Class of 2023 students on the steps of Whig Hall during the step sing

My friend recently wrote a column for The Daily Princetonian in which he reflected on the meaning of community during an online semester. He notes that what makes the Princeton experience so special are the shared experiences we have with others. As he discusses, the Princeton community is more than just our close friends; it also includes the people we wave to on the way to class, and the people we end up studying near every night.

Now, almost halfway through the semester, I realize that the strength of the Princeton community has been what’s sustained me in this unusual period of college, even if making connections online takes a little more planning.

Community can be formed in Zoom breakout rooms, for example. While they can sometimes be awkward, I enjoy them because they allow me to talk to other students in a more personal setting. I’ve made connections with others by learning about my peers in our small group discussions.

While we can’t recreate the experience of whispering thoughts to the friend sitting right next to us, I’ve enjoyed group conversations in the Zoom chatbox filled with inside jokes or smart insights. I probably shouldn’t admit this publicly, but my friend and I often live-text each other during one class, reflecting on the content or laughing at our amazing professor’s extensive use of animal-based idioms.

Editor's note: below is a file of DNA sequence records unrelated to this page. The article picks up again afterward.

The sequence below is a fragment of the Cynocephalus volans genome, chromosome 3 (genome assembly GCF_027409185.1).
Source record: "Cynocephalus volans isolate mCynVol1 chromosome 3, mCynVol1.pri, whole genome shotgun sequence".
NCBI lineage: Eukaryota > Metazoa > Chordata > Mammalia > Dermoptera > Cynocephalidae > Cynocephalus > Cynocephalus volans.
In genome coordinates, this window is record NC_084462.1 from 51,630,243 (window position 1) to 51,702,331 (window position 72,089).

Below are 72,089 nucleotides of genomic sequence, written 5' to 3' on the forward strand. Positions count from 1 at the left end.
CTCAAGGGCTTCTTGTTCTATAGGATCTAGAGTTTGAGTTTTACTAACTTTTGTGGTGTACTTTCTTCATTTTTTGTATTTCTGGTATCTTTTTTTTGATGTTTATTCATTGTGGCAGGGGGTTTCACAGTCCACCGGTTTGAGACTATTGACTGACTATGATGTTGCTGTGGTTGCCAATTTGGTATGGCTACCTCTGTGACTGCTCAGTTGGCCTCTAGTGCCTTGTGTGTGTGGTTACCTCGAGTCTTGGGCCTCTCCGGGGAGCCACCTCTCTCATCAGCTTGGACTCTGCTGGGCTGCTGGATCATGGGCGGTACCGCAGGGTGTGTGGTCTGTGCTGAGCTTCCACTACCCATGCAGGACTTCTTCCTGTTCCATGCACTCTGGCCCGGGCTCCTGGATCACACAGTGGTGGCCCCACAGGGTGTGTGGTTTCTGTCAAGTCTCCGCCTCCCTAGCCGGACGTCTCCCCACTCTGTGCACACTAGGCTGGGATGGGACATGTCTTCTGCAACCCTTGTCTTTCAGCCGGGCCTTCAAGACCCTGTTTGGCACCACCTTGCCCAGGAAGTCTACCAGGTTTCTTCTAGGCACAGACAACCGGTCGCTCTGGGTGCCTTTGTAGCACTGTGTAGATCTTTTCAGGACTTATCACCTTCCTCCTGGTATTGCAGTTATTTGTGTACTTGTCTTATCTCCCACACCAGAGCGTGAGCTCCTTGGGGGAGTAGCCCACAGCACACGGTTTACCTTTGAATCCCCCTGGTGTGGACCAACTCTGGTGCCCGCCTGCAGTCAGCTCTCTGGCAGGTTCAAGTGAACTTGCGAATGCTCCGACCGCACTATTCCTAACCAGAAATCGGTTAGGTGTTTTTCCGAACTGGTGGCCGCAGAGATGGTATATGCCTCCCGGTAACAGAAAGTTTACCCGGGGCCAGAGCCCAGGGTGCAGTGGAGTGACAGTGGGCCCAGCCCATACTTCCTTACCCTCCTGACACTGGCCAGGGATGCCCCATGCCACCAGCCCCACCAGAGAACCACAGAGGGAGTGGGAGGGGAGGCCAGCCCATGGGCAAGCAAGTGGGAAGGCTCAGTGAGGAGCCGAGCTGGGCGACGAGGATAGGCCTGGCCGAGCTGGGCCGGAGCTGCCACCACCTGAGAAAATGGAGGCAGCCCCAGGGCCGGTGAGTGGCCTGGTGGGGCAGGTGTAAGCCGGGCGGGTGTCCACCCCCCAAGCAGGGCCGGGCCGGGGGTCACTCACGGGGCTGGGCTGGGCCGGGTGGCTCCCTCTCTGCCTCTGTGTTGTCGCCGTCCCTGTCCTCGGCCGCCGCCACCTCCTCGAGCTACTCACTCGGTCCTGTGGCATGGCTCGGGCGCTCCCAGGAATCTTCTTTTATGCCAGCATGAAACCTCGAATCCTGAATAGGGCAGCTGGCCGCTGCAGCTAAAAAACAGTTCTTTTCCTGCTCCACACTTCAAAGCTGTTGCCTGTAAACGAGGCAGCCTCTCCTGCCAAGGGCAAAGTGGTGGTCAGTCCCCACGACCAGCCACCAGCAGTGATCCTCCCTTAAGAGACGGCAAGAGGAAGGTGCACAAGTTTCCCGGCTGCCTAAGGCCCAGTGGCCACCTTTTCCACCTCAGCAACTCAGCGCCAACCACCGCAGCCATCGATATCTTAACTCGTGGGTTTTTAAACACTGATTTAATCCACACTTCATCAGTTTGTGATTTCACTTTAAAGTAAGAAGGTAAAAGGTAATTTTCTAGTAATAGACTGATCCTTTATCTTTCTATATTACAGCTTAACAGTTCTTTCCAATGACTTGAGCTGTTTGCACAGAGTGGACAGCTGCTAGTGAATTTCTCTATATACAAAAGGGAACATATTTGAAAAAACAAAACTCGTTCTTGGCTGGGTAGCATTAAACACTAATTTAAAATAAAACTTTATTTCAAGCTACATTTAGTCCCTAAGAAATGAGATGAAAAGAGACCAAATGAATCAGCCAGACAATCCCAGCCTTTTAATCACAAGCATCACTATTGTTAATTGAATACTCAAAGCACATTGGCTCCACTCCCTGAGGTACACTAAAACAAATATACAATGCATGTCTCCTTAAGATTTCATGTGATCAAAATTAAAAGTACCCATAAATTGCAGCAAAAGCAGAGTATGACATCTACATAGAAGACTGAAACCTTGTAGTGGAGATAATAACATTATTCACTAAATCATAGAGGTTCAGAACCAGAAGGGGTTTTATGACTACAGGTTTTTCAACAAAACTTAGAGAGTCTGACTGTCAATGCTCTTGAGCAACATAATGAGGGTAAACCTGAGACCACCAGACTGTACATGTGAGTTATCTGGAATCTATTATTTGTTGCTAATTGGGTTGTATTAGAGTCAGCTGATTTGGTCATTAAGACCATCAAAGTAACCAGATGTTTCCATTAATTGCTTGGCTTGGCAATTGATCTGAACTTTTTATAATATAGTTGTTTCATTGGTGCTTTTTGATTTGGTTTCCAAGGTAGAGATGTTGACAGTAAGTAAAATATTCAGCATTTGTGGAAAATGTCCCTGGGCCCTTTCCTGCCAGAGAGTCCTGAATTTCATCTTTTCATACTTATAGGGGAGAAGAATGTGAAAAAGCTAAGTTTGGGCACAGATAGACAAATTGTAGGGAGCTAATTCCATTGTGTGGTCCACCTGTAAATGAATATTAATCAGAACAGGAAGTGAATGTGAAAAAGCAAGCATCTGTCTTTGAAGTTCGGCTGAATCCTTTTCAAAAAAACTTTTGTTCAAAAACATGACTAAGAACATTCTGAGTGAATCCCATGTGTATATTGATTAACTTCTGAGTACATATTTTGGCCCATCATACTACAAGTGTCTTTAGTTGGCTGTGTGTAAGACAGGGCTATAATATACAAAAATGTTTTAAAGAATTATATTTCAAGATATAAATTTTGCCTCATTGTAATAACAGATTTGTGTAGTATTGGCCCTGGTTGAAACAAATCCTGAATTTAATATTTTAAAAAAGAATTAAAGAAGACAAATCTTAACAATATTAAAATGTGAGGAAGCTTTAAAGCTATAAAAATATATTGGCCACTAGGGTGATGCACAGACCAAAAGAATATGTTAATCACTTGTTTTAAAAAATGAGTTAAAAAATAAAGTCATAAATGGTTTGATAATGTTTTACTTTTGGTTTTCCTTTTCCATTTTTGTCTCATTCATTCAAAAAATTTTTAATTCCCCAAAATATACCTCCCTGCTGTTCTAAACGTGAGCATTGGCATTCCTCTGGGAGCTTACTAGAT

Professors also enjoy the opportunity to connect with students virtually. By now, I’ve met with almost all of my professors for office hours. One professor remarked that these one-on-one interactions with students were what she enjoyed most about teaching. The shift to an online setting does not reduce the value of these conversations.

Outside of class, my eating club Tower held a speed-friending event where we got paired with another member in a private breakout room. I thought those minutes alone in a room would pass by slowly, but I really enjoyed these intimate conversations with people who I may not have met otherwise. 

I miss gathering together to watch political events with Whig-Clio, but I thoroughly enjoyed the political commentary my friends and I shared during the first presidential debate. The Class of 2022 and many other student groups communicate on the platform Discord now, providing even more opportunites to connect with one another. Whether through text or Facebook message, FaceTime or Houseparty, I know my friends are only a click away.

It does take more effort to make and sustain friendships right now, but I’ve found most people to appreciate any sort of communication. You never know the impact you can have on someone by just texting out of the blue to check in. The support and camaraderie of the Princeton community truly does extend far beyond FitzRandolph Gates.

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